Guitar Chords

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Play any chord on the guitar using the CAGED system!

Guitar chords are not like normal chords. If you use traditional music theory, the stave, and a piano, you’ll get easy-to-understand chords.

To be able to move around the keyboard, piano players use inversions. Translate this concept to the guitar and we quickly get stuck.

Instead, on the guitar, we use chord shapes and intervals. The chord shapes are derived from the five open-position chords, C, A, G, E, and D, hence CAGED.

These can also be played as minor chords, so Cm, Am, Gm, Em, and Dm.

If you can play these as barre chord shapes and see how all intervals are laid out around each chord shape, you can build any chord.

Below, you find a link to each of the five major and minor CAGED chords. Follow these links and you’ll learn how to transfer, for example, an open position G chord into a moveable G shape.

We then extend this moveable shape into various chords such as dom7, maj7, sus4, etc.

But why stop there, we also look at how to turn these chord shapes into arpeggios and even modes.

As well as the five CAGED guitar chords, we also look at the F, Fm, B, and Bm chords to complete the picture.

If you want to learn everything you need to know about how to build guitar chords, follow the links below.

Major CAGED Chords

The C chord

Open position C chord, barre chord shape and extensions

One of the first chords we learn on the guitar is the easy-to-fret and play open-position C chord.

Representing the beginning of the CAGED system, you’ll release the C chord’s full potential when you make it a moveable shape and identify all intervals.

The A chord

Open position A chord, barre chord shape and extensions

The A chord may be your first hurdle as a beginner, how do you play all those notes over five strings?

The answer lies within understanding how to play fractions of a chord, instead of the full shape.

The G chord

Open position G chord, barre chord shape and extensions

The most misunderstood chord of all CAGED chords must be the seemingly straightforward G chord.

Having several options in its open position form, it actually becomes impossible to fret in its full glory, once turned into a moveable shape.

The E chord

Open position E chord, barre chord shape and extensions

Perhaps the easiest chord of them all to understand and fret is the huge open-position E chord.

Turn this into a moveable chord shape and you have the best starting point for understanding major chords on the guitar.

The D chord

Open position D chord, barre chord shape and extensions

Being the smallest of all guitar chords, the open-position D chord is the easiest to understand and play.

Once you turn it into a moveable shape it becomes very difficult to fret. That’s until you start extending it to maj7, dom7, 6, sus2, etc. Now it becomes easy.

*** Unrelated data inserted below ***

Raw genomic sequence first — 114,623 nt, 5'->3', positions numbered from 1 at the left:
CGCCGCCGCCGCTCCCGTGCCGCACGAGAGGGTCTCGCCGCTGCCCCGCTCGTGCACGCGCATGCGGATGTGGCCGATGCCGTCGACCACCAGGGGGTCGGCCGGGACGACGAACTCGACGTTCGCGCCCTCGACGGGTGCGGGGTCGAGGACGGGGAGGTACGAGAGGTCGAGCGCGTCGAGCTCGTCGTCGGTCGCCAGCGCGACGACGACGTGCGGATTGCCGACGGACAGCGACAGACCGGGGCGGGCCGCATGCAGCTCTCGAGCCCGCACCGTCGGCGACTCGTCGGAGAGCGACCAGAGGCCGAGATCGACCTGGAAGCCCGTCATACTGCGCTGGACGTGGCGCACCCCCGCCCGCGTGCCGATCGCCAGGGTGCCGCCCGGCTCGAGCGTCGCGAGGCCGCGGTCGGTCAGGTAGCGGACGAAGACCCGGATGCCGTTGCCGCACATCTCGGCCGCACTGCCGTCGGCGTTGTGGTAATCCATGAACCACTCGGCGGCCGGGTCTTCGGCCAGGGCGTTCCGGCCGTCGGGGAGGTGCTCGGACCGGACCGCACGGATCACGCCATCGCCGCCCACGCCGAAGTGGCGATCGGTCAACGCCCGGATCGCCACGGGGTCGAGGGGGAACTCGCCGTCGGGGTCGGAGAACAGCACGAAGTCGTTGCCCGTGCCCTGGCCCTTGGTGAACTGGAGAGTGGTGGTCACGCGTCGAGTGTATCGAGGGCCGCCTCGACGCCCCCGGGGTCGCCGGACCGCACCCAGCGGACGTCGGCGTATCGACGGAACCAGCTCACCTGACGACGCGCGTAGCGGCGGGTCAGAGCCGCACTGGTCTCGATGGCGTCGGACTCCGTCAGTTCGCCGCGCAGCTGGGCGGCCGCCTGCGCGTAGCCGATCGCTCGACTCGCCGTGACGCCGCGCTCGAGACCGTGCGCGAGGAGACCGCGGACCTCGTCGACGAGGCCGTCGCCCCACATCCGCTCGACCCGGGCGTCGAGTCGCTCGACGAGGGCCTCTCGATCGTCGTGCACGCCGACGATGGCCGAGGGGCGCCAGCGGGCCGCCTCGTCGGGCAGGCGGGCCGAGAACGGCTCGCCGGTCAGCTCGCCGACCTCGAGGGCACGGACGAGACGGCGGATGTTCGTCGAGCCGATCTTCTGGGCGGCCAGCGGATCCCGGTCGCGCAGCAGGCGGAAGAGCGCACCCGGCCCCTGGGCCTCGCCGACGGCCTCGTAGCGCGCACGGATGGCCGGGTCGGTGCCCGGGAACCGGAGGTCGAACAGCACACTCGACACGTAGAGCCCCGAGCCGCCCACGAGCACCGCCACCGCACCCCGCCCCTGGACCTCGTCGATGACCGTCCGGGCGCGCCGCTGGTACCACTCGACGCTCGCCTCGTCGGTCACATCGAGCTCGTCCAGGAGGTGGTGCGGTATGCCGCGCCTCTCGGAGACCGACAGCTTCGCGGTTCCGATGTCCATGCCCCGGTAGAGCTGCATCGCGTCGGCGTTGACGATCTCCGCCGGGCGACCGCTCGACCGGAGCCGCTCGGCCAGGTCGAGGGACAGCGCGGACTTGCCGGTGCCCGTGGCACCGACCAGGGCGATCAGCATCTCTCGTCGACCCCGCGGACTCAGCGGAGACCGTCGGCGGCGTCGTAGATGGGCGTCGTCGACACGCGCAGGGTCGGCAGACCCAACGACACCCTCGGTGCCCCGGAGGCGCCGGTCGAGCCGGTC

The F chord

The F chord in all CAGED shapes

Without a doubt, all beginner guitar players’ greatest nemesis is the terrifying and painful F chord.

How long does it take to build up the strength to play this mighty chord? Perhaps the answer is to simply avoid it.

The B chord

The B chord in all CAGED shapes

The B chord is not part of the CAGED open-position chords, but there’s a very important reason for it being here.

In the video lesson, we go through it using all CAGED shapes. Understand this and you can build all major guitar chords.

Minor CAGED Chords

The Cm chord

Open position Cm chord, barre chord shape and extensions

The open position Cm chord and shape are usually avoided by most guitar teachers and players, you’ll find it in very few tunes.

Being impossible to play as a full shape, the Cm chord will be the fork in the road for you to understand the guitar fretboard.

The Am chord

Open position Am chord, barre chord shape and extensions

Super easy to fret both as an open-position chord and as a barre chord shape, the Am chord is a great chord to start with.

As you move it up the neck as a chord shape, all you need is to identify all intervals that surround it.

The Gm chord

Open position Gm chord, barre chord shape and extensions

Being the odd one out, nobody seems to know what an open-position Gm chord even is. Very few tunes use it.

Surprisingly easy to fret in the open position, the problems start once it’s turned into a chord shape.

The Em chord

Open position Em chord, barre chord shape and extensions

The easiest to understand and fret of all minor chords is the Em chord.

Once turned into a barre chord shape, we can see how the solution to understanding the fretboard when it comes to chords and scales simply lies within calling it an Em shape, not position 1.

The Dm chord

Open position Dm chord, barre chord shape and extensions

As the smallest of all minor CAGED chords, the open-position Dm chord is very easy to fret and understand.

Even as a barre chord shape, it’s all very clear how to build any chord, arpeggio, or mode using a Dm shape.

The Fm chord

The Fm chord in all CAGED shapes

By now, we’ve completed the CAGED chords and learned how to play any chord, anywhere on the fretboard.

Using the Fm chord, we test if we can see all shapes using the starting point of F in five shapes.

The Bm chord

The Bm chord in all CAGED shapes

The final chord in this video series about guitar chords is the Bm chord, it can’t be played as an open-position chord.

As we complete all possible chords, we discover how the lowest possible Bm chord is an Am shape. However, if extended to min7, it’s the Cm shape.


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